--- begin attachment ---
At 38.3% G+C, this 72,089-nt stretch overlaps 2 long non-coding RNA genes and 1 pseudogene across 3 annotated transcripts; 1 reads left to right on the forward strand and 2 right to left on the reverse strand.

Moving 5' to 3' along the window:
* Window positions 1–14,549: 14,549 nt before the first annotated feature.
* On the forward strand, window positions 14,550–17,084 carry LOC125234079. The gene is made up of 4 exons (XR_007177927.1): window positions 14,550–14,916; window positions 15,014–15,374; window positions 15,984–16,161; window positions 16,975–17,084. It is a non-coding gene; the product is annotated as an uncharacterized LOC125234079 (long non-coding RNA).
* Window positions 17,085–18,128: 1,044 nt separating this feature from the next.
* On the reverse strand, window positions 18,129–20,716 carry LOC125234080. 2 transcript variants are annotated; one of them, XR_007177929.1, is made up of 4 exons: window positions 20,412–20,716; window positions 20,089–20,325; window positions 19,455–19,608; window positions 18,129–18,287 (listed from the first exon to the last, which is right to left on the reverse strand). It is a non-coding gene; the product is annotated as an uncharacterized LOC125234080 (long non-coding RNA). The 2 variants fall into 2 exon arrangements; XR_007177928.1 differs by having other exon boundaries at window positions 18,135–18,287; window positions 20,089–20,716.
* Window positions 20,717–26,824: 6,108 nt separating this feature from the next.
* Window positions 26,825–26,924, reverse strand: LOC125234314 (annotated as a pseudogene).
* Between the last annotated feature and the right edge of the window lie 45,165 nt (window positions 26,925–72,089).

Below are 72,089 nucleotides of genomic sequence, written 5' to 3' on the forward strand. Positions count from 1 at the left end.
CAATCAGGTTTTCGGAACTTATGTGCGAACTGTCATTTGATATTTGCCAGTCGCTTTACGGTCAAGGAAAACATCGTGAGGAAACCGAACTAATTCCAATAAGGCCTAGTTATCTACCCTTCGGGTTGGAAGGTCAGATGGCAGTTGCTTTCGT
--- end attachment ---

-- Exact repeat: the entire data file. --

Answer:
At 38.3% G+C, this 72,089-nt stretch overlaps 2 long non-coding RNA genes and 1 pseudogene across 3 annotated transcripts; 1 reads left to right on the forward strand and 2 right to left on the reverse strand.

Moving 5' to 3' along the window:
* Window positions 1–14,549: 14,549 nt before the first annotated feature.
* On the forward strand, window positions 14,550–17,084 carry LOC125234079. The gene is made up of 4 exons (XR_007177927.1): window positions 14,550–14,916; window positions 15,014–15,374; window positions 15,984–16,161; window positions 16,975–17,084. It is a non-coding gene; the product is annotated as an uncharacterized LOC125234079 (long non-coding RNA).
* Window positions 17,085–18,128: 1,044 nt separating this feature from the next.
* On the reverse strand, window positions 18,129–20,716 carry LOC125234080. 2 transcript variants are annotated; one of them, XR_007177929.1, is made up of 4 exons: window positions 20,412–20,716; window positions 20,089–20,325; window positions 19,455–19,608; window positions 18,129–18,287 (listed from the first exon to the last, which is right to left on the reverse strand). It is a non-coding gene; the product is annotated as an uncharacterized LOC125234080 (long non-coding RNA). The 2 variants fall into 2 exon arrangements; XR_007177928.1 differs by having other exon boundaries at window positions 18,135–18,287; window positions 20,089–20,716.
* Window positions 20,717–26,824: 6,108 nt separating this feature from the next.
* Window positions 26,825–26,924, reverse strand: LOC125234314 (annotated as a pseudogene).
* Between the last annotated feature and the right edge of the window lie 45,165 nt (window positions 26,925–72,089).

Below are 72,089 nucleotides of genomic sequence, written 5' to 3' on the forward strand. Positions count from 1 at the left end.
CAATCAGGTTTTCGGAACTTATGTGCGAACTGTCATTTGATATTTGCCAGTCGCTTTACGGTCAAGGAAAACATCGTGAGGAAACCGAACTAATTCCAATAAGGCCTAGTTATCTACCCTTCGGGTTGGAAGGTCAGATGGCAGTTGCTTTCGT